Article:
Last spring, when LucasArts pulled the plug on its first planned graphic adventure computer game in four years, Sam and Max 2, the company wasn’t just canceling an anticipated title. It was burying a genre.
Graphic adventures are video games in which players encounter virtual situations and characters and solve puzzles as part of an over-arching narrative. These games reward wit and creative thinking above reflex and speed, skills required by most of today’s top video game buyers.
LucasArts’ last high-profile graphic adventure game, “Escape from Monkey Island,” which was released in 2000, barely sold 20,000 copies in its first year, according to JustAdventure.com, a Web site dedicated to the genre. A poll commissioned by the Entertainment Software Association found that action, sports and racing games — in that order — dominated the market in 2003. Graphic adventures didn’t even register on the poll.
Originally comic book characters, Sam and Max starred in a 1993 game, which only increased their cult following. Sam and Max are a dog and a rabbit who operate under the name “Freelance Police,” which “gives them some kind of sketchy license to fight crime,” says Steve Purcell, creator of the characters. The duo cruise around in a 1960 Desoto. Their adventures range from pounding cheap purse-snatchers to battling giant roaches on the back side of the moon.
When the cancellation was announced, fans erupted with outrage, as they typically do on the Internet. They sent e-mails of protest to LucasArts, signed online petitions, published unedited rants and started Web sites such as savesamandmax.com. Despite the industry’s waning interest for the genre, local gamer Philip Merriman remains an avid fan of graphic adventures.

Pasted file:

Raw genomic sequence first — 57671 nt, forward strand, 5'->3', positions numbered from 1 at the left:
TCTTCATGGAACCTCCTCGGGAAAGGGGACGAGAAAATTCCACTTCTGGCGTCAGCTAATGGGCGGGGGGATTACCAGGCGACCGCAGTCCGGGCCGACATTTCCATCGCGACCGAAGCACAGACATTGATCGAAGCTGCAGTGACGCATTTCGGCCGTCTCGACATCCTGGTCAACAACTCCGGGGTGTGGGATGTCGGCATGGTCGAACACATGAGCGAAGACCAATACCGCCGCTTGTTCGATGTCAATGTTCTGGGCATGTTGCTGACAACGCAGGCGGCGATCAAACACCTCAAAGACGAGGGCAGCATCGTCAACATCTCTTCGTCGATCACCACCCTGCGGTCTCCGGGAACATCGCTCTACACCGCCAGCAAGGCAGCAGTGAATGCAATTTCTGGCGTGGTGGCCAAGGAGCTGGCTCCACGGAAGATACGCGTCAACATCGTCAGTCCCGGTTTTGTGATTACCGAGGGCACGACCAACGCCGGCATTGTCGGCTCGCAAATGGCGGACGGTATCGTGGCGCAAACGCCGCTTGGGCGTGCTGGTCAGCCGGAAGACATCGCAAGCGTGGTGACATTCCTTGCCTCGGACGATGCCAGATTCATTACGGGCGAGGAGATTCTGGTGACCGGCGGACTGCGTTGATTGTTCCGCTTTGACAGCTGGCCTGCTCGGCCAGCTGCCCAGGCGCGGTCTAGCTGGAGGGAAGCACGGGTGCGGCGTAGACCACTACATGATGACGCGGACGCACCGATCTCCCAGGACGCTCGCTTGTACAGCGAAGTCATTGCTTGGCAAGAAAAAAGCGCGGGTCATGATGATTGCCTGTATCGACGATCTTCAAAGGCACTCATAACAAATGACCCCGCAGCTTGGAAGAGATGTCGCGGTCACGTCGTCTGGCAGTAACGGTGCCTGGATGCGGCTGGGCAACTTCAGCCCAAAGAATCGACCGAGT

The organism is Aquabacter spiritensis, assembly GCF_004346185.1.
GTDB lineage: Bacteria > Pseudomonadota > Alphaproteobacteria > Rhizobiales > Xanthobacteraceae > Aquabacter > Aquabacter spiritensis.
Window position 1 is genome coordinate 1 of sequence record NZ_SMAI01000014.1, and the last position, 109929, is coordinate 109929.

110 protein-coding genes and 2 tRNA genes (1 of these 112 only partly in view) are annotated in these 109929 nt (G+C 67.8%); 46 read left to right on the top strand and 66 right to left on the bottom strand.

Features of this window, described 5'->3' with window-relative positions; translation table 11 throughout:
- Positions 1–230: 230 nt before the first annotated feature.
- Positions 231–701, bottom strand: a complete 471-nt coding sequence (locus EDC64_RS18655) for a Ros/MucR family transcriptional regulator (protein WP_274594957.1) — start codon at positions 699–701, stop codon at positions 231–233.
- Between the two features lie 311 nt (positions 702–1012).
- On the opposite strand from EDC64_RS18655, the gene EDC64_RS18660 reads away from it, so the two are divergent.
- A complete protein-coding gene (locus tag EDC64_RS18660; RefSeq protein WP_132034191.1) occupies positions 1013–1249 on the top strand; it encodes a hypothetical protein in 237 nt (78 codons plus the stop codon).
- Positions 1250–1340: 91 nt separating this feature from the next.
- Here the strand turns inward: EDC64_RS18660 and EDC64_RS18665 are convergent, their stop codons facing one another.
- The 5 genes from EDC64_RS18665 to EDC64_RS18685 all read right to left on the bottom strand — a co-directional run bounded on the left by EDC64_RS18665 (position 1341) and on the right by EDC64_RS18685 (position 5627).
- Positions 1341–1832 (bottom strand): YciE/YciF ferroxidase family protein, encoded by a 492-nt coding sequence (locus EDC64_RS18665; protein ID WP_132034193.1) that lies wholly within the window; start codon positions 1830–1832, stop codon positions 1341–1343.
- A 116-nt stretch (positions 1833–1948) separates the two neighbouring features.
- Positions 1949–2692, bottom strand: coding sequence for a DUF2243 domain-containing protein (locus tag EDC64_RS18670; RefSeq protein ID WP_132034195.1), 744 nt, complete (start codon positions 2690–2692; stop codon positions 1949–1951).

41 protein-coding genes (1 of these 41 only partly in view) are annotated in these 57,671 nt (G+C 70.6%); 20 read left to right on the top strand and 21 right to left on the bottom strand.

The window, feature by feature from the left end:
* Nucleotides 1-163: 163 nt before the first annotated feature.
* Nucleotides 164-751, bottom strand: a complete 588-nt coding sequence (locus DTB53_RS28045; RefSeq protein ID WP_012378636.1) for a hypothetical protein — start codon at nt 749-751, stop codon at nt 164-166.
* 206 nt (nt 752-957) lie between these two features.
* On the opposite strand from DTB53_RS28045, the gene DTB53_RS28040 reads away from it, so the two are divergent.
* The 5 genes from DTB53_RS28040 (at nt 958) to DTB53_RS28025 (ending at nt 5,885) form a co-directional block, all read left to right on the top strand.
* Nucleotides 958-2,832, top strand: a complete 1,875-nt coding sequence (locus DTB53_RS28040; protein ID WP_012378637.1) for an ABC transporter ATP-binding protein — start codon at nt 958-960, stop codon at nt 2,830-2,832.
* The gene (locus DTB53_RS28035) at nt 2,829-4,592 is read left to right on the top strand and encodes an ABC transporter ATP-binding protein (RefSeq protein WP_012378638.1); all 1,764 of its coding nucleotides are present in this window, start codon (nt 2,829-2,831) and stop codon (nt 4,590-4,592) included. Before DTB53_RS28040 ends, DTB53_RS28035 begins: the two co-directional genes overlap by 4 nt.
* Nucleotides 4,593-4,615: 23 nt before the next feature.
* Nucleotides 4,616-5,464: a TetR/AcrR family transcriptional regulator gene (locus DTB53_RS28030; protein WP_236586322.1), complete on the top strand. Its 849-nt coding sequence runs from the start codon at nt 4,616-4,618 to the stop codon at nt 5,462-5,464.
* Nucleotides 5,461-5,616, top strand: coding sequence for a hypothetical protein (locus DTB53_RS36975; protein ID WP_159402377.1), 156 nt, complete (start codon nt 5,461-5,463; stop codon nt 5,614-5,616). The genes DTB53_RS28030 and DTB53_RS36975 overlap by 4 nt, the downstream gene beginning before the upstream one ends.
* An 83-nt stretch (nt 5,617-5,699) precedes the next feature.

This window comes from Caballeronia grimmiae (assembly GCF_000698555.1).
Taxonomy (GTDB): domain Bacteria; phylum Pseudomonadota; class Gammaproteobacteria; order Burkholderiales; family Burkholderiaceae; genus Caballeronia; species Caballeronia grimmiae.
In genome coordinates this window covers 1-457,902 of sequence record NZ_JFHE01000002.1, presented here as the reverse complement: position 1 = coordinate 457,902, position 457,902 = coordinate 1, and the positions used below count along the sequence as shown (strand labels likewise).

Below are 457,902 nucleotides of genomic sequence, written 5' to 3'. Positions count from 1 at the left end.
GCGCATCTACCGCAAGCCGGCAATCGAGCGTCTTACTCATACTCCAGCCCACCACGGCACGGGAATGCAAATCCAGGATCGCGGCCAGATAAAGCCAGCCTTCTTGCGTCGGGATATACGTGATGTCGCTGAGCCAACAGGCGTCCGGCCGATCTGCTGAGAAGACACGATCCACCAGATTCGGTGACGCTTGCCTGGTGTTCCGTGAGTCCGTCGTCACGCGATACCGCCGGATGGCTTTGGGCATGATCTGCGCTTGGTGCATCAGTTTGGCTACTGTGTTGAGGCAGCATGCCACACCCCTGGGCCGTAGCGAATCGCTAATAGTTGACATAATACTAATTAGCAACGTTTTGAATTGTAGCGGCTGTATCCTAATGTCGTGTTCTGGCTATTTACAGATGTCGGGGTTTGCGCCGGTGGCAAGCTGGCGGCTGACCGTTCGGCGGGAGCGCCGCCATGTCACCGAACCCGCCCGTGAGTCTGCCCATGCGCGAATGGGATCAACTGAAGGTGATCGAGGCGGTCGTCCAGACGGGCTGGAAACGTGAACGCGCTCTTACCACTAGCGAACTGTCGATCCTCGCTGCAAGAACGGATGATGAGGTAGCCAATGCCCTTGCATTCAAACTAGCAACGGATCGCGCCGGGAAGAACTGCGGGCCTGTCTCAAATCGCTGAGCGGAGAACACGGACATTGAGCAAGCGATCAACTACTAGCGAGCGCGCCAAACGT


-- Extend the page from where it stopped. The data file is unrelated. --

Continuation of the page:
“The original PC gamers have grown up and are being replaced by console gamers, as evident in sales,” Merriman says.
Merriman says graphic adventure game fans are turning to modern role-playing games, such as the Final Fantasy series, that emphasize action over creative problem-solving. To Merriman, modern role-playing games don’t come close to the satisfaction of solving a difficult puzzle in a graphic adventure.
Eric Feagans, the video game expert at Slackers entertainment store on Broadway, says the decline of graphic adventures also has to do with people having less time to invest in video games.
“People can only play for a few minutes,” Feagans says. “There’s no time to sit through a 100-hour game.”
Feagans says that aside from blockbuster games such as the new installments of “Grand Theft Auto” or “Halo,” Slackers’ biggest sellers are war games.
“Every company on the planet is doing war games,” Feagans says. “They’ve hit a nerve and ran with it.”
Chuck Osborn, a senior editor at PC Gamer Magazine, says gamers have more options today. Genres are blending together, creating a new hybrid kind of game, such as a shooter with puzzle-solving. Also, changes in technology and the rise of consoles may have led to the decline of graphic adventures, Osborn says.
To Feagans, the decline of graphic adventures might represent a decline in creative problem-solving.
“I’d imagine the decline of graphic adventures has to do with gamers wanting quicker-paced games, like war or racing games,” Feagans says. “People don’t want to sit for hours trying to solve a puzzle.”
Osborn defends the industry’s shift from graphic adventures, saying that a waning genre doesn’t bring about less intelligent players.
“Hardcore adventure gamers would probably like you to believe that the declining adventure market is a sign that American culture has been dumbed down, but I don’t really think that’s the case,” Osborn says. “Video games have only been around for about 30 years now, and the medium is still evolving. Culturally, I believe we’re growing more mature in what we expect out of entertainment, wanting to be active participants in the story rather than passive voyeurs.”